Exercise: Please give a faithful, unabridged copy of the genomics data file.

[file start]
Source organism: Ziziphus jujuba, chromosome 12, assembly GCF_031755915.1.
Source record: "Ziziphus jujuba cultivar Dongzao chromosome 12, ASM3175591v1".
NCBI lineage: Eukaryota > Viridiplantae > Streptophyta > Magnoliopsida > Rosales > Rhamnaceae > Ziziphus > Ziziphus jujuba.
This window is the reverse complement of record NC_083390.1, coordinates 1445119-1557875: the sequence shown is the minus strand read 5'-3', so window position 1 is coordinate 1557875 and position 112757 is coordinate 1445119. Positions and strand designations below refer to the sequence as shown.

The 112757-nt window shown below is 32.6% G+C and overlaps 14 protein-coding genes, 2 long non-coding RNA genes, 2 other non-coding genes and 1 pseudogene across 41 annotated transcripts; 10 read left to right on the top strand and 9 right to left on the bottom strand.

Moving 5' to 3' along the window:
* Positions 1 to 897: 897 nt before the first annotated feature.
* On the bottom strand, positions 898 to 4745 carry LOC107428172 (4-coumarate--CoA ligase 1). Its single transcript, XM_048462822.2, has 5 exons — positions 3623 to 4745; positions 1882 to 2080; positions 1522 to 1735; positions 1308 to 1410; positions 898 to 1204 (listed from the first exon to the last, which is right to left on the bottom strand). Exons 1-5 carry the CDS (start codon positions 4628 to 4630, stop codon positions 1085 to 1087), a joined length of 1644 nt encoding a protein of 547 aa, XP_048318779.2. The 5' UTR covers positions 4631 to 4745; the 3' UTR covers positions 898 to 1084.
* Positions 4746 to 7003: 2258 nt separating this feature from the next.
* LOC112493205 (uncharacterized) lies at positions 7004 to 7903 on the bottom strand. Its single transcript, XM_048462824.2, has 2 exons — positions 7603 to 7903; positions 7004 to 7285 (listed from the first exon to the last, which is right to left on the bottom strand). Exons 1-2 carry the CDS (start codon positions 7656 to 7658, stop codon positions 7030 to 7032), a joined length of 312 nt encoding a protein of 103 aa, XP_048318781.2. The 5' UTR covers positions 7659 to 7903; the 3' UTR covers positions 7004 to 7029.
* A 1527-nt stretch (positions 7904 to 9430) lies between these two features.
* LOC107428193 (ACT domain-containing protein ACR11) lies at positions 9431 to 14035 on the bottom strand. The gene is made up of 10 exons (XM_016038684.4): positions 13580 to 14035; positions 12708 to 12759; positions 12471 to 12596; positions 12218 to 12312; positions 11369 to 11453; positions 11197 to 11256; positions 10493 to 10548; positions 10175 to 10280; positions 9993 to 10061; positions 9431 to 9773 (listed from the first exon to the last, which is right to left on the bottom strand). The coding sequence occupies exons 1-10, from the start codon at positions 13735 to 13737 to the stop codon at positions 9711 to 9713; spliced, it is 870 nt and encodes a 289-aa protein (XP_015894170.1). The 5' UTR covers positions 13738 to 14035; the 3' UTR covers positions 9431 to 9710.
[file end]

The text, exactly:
Source organism: Ziziphus jujuba, chromosome 12, assembly GCF_031755915.1.
Source record: "Ziziphus jujuba cultivar Dongzao chromosome 12, ASM3175591v1".
NCBI lineage: Eukaryota > Viridiplantae > Streptophyta > Magnoliopsida > Rosales > Rhamnaceae > Ziziphus > Ziziphus jujuba.
This window is the reverse complement of record NC_083390.1, coordinates 1445119-1557875: the sequence shown is the minus strand read 5'-3', so window position 1 is coordinate 1557875 and position 112757 is coordinate 1445119. Positions and strand designations below refer to the sequence as shown.

The 112757-nt window shown below is 32.6% G+C and overlaps 14 protein-coding genes, 2 long non-coding RNA genes, 2 other non-coding genes and 1 pseudogene across 41 annotated transcripts; 10 read left to right on the top strand and 9 right to left on the bottom strand.

Moving 5' to 3' along the window:
* Positions 1 to 897: 897 nt before the first annotated feature.
* On the bottom strand, positions 898 to 4745 carry LOC107428172 (4-coumarate--CoA ligase 1). Its single transcript, XM_048462822.2, has 5 exons — positions 3623 to 4745; positions 1882 to 2080; positions 1522 to 1735; positions 1308 to 1410; positions 898 to 1204 (listed from the first exon to the last, which is right to left on the bottom strand). Exons 1-5 carry the CDS (start codon positions 4628 to 4630, stop codon positions 1085 to 1087), a joined length of 1644 nt encoding a protein of 547 aa, XP_048318779.2. The 5' UTR covers positions 4631 to 4745; the 3' UTR covers positions 898 to 1084.
* Positions 4746 to 7003: 2258 nt separating this feature from the next.
* LOC112493205 (uncharacterized) lies at positions 7004 to 7903 on the bottom strand. Its single transcript, XM_048462824.2, has 2 exons — positions 7603 to 7903; positions 7004 to 7285 (listed from the first exon to the last, which is right to left on the bottom strand). Exons 1-2 carry the CDS (start codon positions 7656 to 7658, stop codon positions 7030 to 7032), a joined length of 312 nt encoding a protein of 103 aa, XP_048318781.2. The 5' UTR covers positions 7659 to 7903; the 3' UTR covers positions 7004 to 7029.
* A 1527-nt stretch (positions 7904 to 9430) lies between these two features.
* LOC107428193 (ACT domain-containing protein ACR11) lies at positions 9431 to 14035 on the bottom strand. The gene is made up of 10 exons (XM_016038684.4): positions 13580 to 14035; positions 12708 to 12759; positions 12471 to 12596; positions 12218 to 12312; positions 11369 to 11453; positions 11197 to 11256; positions 10493 to 10548; positions 10175 to 10280; positions 9993 to 10061; positions 9431 to 9773 (listed from the first exon to the last, which is right to left on the bottom strand). The coding sequence occupies exons 1-10, from the start codon at positions 13735 to 13737 to the stop codon at positions 9711 to 9713; spliced, it is 870 nt and encodes a 289-aa protein (XP_015894170.1). The 5' UTR covers positions 13738 to 14035; the 3' UTR covers positions 9431 to 9710.